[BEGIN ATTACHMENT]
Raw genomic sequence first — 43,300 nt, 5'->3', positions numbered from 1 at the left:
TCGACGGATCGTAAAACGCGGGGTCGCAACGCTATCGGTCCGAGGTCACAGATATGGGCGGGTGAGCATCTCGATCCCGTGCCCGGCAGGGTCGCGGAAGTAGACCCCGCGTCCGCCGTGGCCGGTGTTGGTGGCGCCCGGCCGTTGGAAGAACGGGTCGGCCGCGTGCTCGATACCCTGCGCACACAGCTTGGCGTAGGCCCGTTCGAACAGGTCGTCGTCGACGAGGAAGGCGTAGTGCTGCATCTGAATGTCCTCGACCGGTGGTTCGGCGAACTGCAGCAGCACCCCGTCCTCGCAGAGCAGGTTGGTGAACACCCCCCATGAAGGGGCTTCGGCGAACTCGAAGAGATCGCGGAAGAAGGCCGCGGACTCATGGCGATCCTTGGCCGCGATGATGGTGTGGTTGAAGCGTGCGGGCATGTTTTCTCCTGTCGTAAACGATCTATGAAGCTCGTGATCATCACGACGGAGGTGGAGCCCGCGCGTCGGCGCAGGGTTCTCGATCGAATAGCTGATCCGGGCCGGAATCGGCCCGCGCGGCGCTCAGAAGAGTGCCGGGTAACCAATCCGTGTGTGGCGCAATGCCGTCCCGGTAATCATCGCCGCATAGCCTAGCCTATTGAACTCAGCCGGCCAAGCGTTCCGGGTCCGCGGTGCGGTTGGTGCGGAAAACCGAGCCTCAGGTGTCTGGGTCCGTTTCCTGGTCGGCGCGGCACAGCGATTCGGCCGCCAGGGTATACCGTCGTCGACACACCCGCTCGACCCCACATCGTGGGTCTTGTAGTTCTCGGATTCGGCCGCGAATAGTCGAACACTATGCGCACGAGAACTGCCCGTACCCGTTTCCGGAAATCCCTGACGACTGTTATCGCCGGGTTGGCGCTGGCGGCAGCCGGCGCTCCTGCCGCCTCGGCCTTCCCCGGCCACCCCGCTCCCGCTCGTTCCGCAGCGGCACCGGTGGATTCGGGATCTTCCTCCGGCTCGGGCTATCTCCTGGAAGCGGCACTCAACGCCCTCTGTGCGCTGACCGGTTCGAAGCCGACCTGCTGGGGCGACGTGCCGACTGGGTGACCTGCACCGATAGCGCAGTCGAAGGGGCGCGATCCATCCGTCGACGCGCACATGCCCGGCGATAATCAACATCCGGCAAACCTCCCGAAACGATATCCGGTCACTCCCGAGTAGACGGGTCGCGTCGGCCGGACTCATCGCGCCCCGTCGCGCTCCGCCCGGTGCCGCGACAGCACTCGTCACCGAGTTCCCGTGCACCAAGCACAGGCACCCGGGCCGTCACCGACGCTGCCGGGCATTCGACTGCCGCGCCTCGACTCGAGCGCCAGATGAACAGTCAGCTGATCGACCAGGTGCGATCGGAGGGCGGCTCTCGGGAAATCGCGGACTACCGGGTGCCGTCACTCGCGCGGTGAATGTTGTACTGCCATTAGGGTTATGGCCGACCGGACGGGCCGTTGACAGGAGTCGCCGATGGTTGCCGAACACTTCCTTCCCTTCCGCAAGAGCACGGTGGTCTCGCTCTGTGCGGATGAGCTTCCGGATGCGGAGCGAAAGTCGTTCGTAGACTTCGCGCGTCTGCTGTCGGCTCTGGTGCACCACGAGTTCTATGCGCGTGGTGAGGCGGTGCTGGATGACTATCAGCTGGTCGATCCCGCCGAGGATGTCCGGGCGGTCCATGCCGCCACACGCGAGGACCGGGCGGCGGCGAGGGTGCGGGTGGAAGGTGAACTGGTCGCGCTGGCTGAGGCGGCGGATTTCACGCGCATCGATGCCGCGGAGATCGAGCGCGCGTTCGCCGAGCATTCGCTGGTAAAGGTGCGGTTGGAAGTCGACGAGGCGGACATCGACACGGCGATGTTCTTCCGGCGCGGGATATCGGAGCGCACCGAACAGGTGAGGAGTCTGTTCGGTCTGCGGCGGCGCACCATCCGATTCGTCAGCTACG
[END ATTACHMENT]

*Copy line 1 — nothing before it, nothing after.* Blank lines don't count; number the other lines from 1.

Raw genomic sequence first — 43,300 nt, 5'->3', positions numbered from 1 at the left: